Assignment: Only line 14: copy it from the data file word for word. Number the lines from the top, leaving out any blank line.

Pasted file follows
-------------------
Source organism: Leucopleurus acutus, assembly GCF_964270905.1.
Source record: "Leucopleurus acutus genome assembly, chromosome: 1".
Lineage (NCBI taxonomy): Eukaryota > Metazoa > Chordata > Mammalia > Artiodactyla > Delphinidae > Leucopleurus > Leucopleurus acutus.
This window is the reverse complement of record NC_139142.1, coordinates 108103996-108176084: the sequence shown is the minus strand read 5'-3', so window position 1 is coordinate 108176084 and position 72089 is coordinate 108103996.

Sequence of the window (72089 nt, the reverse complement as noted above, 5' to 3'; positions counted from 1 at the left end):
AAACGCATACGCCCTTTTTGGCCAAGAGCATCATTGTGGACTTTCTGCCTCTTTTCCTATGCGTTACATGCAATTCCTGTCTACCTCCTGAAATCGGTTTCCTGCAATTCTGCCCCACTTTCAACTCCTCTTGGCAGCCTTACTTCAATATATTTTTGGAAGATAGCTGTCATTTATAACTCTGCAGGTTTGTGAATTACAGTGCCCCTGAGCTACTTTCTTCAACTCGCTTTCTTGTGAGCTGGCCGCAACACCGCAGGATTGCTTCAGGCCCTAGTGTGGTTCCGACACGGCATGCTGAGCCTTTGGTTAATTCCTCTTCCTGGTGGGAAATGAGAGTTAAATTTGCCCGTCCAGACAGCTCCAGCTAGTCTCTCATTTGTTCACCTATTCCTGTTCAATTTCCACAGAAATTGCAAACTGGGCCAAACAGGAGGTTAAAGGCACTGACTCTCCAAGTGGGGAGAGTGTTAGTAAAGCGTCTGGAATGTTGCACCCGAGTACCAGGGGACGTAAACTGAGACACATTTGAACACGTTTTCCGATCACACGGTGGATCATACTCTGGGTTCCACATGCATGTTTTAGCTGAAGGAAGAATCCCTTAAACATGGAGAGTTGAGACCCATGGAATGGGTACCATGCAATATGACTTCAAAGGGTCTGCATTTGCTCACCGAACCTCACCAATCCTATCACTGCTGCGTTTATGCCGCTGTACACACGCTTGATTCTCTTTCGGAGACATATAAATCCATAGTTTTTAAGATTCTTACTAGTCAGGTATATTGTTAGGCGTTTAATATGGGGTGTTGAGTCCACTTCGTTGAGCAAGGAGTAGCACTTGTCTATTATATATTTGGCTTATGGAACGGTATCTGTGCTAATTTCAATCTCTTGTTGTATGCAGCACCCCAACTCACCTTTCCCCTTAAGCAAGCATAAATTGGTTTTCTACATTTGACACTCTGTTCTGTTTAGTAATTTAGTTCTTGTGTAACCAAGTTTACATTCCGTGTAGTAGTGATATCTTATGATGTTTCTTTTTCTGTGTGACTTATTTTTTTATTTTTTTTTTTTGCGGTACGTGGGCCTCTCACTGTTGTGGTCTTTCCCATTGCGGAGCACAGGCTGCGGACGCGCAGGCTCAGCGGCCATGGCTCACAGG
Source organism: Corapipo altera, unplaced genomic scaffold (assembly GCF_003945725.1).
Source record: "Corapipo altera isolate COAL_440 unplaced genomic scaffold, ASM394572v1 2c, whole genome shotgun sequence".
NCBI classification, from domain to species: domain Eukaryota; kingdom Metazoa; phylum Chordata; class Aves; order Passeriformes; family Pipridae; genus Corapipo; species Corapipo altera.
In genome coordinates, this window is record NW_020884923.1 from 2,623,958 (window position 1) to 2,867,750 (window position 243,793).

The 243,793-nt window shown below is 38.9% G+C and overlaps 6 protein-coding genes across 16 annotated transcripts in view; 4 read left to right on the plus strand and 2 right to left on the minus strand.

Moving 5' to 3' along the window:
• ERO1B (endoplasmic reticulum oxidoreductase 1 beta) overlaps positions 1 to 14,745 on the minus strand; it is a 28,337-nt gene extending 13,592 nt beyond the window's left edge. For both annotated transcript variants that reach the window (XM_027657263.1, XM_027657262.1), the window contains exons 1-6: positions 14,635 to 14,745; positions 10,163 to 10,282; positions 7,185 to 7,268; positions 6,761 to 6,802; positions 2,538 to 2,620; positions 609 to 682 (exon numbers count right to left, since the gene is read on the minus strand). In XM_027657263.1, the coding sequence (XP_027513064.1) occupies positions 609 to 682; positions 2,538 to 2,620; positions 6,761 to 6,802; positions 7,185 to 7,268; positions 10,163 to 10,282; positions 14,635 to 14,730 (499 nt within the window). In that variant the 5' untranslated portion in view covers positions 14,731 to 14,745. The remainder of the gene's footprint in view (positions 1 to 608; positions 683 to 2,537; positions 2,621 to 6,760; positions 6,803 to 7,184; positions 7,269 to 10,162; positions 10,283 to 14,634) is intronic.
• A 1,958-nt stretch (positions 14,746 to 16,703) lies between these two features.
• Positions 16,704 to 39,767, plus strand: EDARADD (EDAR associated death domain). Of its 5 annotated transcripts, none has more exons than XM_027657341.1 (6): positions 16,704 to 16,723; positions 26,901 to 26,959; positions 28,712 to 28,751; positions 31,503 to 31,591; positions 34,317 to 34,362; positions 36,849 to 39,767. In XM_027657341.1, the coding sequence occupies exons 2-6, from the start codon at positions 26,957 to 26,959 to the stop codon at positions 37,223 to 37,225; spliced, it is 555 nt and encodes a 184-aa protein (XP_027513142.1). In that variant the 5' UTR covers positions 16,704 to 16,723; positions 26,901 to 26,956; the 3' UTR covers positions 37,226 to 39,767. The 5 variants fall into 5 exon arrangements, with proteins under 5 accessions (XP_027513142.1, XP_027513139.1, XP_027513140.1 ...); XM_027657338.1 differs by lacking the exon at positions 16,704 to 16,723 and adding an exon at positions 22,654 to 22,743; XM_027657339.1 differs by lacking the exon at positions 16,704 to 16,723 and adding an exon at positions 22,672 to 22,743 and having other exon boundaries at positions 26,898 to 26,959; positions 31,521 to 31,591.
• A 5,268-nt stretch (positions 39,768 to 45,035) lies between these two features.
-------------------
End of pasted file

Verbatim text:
• A 1,958-nt stretch (positions 14,746 to 16,703) lies between these two features.